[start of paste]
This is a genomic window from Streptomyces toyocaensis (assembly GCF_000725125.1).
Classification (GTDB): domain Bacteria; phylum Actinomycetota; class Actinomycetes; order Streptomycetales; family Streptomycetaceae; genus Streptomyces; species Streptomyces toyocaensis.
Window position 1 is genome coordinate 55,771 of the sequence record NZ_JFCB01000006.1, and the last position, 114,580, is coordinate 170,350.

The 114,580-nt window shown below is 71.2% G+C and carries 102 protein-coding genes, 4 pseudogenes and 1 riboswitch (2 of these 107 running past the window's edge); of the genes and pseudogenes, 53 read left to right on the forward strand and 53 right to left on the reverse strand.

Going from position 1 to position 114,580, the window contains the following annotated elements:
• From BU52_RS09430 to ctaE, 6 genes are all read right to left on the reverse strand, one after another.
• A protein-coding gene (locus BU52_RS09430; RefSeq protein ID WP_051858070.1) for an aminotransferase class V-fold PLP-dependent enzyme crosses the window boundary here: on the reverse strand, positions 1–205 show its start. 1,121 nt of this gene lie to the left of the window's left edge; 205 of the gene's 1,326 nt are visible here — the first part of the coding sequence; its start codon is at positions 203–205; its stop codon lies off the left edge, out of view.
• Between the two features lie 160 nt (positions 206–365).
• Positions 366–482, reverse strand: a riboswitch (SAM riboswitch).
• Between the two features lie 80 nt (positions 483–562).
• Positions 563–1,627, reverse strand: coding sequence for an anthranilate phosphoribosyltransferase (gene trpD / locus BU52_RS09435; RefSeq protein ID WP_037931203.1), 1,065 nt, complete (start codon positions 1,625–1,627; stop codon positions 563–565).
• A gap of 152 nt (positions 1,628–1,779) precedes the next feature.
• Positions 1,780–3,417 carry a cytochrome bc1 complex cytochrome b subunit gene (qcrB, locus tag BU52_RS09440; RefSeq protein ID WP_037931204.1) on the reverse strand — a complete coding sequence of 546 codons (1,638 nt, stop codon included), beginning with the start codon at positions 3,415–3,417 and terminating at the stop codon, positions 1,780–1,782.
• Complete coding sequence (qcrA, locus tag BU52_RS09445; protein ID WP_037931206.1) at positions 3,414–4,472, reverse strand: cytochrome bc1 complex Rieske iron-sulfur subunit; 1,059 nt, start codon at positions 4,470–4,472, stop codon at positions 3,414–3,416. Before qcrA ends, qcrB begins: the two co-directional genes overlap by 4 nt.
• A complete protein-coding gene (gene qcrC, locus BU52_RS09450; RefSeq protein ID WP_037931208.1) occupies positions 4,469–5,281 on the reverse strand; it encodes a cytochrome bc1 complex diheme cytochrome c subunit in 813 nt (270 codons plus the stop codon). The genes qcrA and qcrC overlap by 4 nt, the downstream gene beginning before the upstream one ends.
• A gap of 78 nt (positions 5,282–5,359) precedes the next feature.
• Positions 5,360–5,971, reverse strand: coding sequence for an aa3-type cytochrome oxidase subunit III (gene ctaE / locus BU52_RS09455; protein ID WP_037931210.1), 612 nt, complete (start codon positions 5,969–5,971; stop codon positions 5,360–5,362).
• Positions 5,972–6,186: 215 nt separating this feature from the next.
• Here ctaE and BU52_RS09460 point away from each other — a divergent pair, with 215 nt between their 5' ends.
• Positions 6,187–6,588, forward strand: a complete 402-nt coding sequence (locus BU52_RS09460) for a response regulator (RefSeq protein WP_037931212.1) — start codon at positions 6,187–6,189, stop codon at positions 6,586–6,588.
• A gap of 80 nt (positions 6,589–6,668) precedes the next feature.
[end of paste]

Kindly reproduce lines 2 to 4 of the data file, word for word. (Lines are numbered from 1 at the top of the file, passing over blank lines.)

Classification (GTDB): domain Bacteria; phylum Actinomycetota; class Actinomycetes; order Streptomycetales; family Streptomycetaceae; genus Streptomyces; species Streptomyces toyocaensis.
Window position 1 is genome coordinate 55,771 of the sequence record NZ_JFCB01000006.1, and the last position, 114,580, is coordinate 170,350.

The 114,580-nt window shown below is 71.2% G+C and carries 102 protein-coding genes, 4 pseudogenes and 1 riboswitch (2 of these 107 running past the window's edge); of the genes and pseudogenes, 53 read left to right on the forward strand and 53 right to left on the reverse strand.